November 22, 2004 --
There's nothing like a little high-fashion to warm up the winter, so here's a look at what the style magazines have in their latest offerings.
Harper's Bazaar uses a clean white cover to sell its covergirl Catherine Zeta-Jones, also all in white, with a story revealing her seduction secrets. As usual, its cover also promises to inform on what's in/what's out, an event that seems to occur almost every week in New York. The current Best Dressed issue gives 645 ideas to help someone attain that elusive goal of looking good and, more importantly, looking better than the next woman.
W teases and delights with new "It" girl Daria modeling the latest fashions, a recap of the European runways and an inside look at Dries Van Noten's latest lineup, featuring floral-printed skirts and colorful dresses. For meatier fare, Liam Neeson discusses his controversial role as Alfred Kinsey, the researcher whose 1948 study on human sexuality scandalized America. There's also a fun interview with Kevin Bacon and Kyra Sedgwick in which the star couple expound on Botox ("it's freaking frightening") and on being actors.
Cate Blanchett graces the cover of Vogue's December cover, a silver-and-gold design that appears as washed out as the actress' much-hyped complexion. The feature of the uber-acclaimed actress inside is equally as vibrant and is really only for the most avid Blanchett junkies. Anna Wintour also serves up a feature on tennis heartthrob Roger Federer, a way-too-serious piece on actor Gael Garcia Bernal (hey, Sarah Kerr, that's why they call it acting), and a somewhat in spired story of In dia's AIDS epidemic and its effect on women (which they teased on the cover under a headline for a treatise on eyeliner). It's all very usual. But then there are Patrick Demarche lier's incredible photos of model Daria Werbowy on some island in the South Pacific, more than 24 pages, and you remember what the magazine does best.
In-Style's December issue is more like an encyclopedia than a magazine. While nearly half of the 624-page volume is advertisements, the fashion magazine is still chock full of content. Among the worthwhile reads is the up-close piece on Renee Zellweger, who graces the cover. In it, the newly brunette A-list actress discusses the challenges of maintaining a life- career balance, her contribution to the fight against breast cancer and her aching urge to nest. In an accompanying piece entitled "Shining Stars," In-style honors Zellweger and other celebrities (including Pierce Brosnan, Salma Hayek and more) who give back for a better world. Elsewhere, the celebrity home tour features are a snore. (Do we really care about ER's Maura Tier ney's new pad?)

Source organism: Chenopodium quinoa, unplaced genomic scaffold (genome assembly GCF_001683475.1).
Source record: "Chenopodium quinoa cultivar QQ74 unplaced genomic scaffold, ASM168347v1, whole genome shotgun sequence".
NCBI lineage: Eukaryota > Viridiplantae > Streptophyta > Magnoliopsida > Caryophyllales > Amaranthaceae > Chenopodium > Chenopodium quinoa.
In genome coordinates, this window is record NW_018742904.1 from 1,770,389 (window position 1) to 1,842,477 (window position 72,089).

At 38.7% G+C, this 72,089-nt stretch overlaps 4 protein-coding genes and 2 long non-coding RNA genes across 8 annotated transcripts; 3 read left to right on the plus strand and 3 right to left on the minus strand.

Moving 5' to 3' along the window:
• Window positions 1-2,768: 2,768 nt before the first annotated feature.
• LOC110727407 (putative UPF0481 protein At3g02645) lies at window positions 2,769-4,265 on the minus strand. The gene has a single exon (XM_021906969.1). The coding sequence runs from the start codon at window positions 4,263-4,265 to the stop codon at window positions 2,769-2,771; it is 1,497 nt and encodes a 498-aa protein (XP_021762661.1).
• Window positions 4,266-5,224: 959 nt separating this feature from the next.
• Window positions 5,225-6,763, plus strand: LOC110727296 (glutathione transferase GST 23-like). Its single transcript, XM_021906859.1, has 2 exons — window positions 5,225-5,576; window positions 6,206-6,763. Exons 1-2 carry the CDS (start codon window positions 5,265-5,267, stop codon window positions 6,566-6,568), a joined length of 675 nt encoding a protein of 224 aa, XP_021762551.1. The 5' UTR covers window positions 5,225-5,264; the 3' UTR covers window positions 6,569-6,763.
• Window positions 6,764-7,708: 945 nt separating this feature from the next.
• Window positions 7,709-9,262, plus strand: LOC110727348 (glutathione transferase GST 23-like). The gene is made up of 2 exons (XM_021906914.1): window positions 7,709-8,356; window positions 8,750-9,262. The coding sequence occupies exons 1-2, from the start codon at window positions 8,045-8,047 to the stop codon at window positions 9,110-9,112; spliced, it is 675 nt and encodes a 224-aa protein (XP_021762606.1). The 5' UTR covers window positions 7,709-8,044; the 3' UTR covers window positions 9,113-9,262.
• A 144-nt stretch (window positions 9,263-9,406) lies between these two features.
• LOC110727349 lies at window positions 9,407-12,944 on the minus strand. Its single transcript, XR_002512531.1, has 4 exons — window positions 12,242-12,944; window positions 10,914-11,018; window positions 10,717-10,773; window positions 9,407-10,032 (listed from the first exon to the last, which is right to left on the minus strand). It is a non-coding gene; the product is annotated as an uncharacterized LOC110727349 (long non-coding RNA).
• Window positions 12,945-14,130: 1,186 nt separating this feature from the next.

Time takes a look at the coolest inven tions of 2004 and gives all the detail anyone could want on things from SpaceShipOne, the first civilian spacecraft, to RheoKnee, an advanced prosthetic that learns the fine points of its owner's movements. On the hard news front, it asks whether Condi Rice is independent enough to run the State Department, wonders if Porter Goss is purging the CIA, tells how the Taliban is back in business in Pakistan, and examines the stress-related problems of U.S. soldiers fighting in Iraq.
Newsweek's cover on the ABC hit Desperate Housewives briefly describes why the women-ridiculing show works: it's fun and features women in underwear. It trots out clichés (catty, hot) to describe the show's stars, then lards out the rest of the piece by recycling the Nicolette Sheridan flap over her bare back on a Monday Night Football commercial (where she showed less skin than you can see in a red-state restaurant on a Saturday night). Don't miss "The Hot Sound of Hate," about Panzerfaust Records' plan to develop a market of rac ist "white power" kids to buy its re cords.
The rede sign continues to roll through New York as Adam Moss puts his stamp on the design as well as the stuff on the shelves. A sluggish Intelligencer is saved by a Chris Smith hit on how Mike Bloomberg's personal dislike for Cablevision's Jim Dolan may be helping to give the wooden mayor more of a personality. The gift guide is a nice, easy-to-peruse catalog, but a few more items below the $500 range might have done a lot to keep us merry. The best features are a riveting look at one-time Gap-ster Mickey Drexler at the helm of J.Crew, and at the opposite end of the social spectrum, a gritty crime story on the murder of a shady diamond dealer. It's not enough to say, New York — with its big, old-fashioned logo — is back in late '60s form, but at least it's moving in the right direction.
We know The New Yorker's special cartoon issue is a great way to energize an endangered form of expression — the pointed and often-politicized cartoon. And we love the sophisticated cartoons, but, please, in moderation. This week's Talk of the Town returns to a familiar theme: even as American forces mop up in places like Fallujah, they don't have the troop power to maintain the peace in battles they've already won. Jonathan Franzen contributes a first-person view of his own cartoon experiences with Charlie Brown. What's the point? It's the classic famous-guy-writes-about — absolutely nothing. It's just the kind of unchecked writing that kept him unfamous all those years. We can't wait 'til editor David Remnick and the boys get back from break to once again tell us what's happening in Iraq, the Middle East, America and our city.